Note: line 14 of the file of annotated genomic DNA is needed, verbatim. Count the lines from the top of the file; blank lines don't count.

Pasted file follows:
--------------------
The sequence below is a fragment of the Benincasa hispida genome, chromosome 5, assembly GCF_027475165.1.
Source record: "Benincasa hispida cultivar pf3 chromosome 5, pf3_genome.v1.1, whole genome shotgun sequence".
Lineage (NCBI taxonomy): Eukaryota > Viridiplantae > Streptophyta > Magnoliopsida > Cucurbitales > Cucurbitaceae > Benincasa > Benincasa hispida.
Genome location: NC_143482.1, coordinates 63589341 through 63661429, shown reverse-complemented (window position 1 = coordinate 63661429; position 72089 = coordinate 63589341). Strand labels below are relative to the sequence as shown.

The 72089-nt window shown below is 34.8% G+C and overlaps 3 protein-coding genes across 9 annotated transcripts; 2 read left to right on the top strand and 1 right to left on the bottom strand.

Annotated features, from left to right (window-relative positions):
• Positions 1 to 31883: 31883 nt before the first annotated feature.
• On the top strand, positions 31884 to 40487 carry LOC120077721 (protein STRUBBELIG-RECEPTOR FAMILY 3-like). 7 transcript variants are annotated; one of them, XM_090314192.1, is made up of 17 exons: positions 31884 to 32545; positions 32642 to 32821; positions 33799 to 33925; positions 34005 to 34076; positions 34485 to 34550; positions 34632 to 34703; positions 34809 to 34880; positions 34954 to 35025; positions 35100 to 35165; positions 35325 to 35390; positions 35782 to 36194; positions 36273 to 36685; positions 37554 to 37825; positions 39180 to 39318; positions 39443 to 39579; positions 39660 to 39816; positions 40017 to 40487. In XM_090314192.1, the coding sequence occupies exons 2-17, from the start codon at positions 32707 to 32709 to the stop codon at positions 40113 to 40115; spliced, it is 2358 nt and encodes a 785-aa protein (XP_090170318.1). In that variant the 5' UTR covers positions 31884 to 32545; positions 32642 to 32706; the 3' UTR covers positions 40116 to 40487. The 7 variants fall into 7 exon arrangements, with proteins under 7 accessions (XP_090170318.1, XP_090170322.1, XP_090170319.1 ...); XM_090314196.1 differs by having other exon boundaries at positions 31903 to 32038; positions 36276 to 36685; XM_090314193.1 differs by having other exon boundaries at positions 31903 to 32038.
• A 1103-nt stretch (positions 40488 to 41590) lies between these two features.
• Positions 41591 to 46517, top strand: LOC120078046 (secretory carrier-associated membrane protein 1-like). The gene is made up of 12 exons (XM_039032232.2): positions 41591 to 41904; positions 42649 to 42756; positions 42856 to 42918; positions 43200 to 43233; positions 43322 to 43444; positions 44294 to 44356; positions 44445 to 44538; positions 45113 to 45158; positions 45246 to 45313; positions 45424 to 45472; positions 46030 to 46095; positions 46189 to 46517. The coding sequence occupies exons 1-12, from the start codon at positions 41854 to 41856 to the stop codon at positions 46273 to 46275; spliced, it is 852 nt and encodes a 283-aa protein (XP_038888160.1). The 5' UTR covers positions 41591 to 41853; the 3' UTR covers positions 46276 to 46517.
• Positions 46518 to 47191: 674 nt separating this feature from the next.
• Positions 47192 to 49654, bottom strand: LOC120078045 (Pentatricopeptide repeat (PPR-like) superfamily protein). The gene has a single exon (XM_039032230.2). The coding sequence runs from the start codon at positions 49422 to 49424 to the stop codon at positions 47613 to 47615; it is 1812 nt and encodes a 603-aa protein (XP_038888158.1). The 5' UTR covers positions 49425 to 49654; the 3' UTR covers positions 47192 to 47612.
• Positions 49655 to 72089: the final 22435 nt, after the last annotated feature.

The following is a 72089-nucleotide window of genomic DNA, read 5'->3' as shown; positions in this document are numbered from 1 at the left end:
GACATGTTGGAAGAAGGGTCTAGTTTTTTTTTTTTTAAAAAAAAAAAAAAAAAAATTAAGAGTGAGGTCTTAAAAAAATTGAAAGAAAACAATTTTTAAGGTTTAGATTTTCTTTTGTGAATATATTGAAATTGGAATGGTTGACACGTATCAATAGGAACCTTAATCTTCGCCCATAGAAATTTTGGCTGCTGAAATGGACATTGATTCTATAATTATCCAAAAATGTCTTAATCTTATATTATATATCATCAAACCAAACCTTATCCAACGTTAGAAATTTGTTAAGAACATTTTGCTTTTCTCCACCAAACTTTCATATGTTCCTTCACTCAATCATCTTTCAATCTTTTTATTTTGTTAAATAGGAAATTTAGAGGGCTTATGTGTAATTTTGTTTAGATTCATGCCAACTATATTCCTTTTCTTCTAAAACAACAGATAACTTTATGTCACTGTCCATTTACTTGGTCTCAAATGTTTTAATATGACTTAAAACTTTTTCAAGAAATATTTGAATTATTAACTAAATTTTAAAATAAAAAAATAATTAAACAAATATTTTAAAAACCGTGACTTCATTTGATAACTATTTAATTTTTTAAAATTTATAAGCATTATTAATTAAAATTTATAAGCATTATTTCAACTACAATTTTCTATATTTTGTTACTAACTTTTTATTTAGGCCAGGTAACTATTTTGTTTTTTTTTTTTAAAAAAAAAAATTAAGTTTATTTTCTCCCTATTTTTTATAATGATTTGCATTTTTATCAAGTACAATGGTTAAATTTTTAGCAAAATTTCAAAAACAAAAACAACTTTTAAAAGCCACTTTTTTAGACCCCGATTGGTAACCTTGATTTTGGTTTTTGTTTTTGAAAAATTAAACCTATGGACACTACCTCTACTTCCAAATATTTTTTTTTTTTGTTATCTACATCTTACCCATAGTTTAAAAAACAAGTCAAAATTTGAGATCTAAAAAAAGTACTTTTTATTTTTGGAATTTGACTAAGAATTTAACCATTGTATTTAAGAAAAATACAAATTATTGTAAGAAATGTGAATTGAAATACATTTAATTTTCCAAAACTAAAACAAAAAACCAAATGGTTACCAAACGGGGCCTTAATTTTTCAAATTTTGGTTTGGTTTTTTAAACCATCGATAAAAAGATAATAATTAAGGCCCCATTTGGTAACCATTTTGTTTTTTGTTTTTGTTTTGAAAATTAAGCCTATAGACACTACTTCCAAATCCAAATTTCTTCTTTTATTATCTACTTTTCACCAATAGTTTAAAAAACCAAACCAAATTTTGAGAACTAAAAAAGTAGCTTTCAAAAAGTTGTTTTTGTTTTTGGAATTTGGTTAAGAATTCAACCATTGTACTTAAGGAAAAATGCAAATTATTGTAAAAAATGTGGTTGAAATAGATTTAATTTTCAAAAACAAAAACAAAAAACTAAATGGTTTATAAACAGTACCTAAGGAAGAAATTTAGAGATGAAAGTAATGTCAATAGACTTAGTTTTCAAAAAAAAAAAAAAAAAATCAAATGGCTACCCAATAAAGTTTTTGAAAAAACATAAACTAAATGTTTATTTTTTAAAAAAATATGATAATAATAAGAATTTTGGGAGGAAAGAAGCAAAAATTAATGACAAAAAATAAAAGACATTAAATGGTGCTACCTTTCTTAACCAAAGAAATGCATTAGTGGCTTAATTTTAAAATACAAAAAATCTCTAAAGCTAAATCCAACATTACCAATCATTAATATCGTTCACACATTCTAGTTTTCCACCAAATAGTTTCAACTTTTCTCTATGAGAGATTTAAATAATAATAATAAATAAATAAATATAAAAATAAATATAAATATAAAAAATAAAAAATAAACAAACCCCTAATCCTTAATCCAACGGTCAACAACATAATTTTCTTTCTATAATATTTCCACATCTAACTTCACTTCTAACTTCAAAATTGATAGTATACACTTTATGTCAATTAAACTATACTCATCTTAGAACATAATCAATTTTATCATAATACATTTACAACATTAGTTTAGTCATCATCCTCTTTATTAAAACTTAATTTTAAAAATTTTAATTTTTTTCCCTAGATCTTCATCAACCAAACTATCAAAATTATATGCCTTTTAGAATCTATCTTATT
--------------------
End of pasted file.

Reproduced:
The following is a 72089-nucleotide window of genomic DNA, read 5'->3' as shown; positions in this document are numbered from 1 at the left end: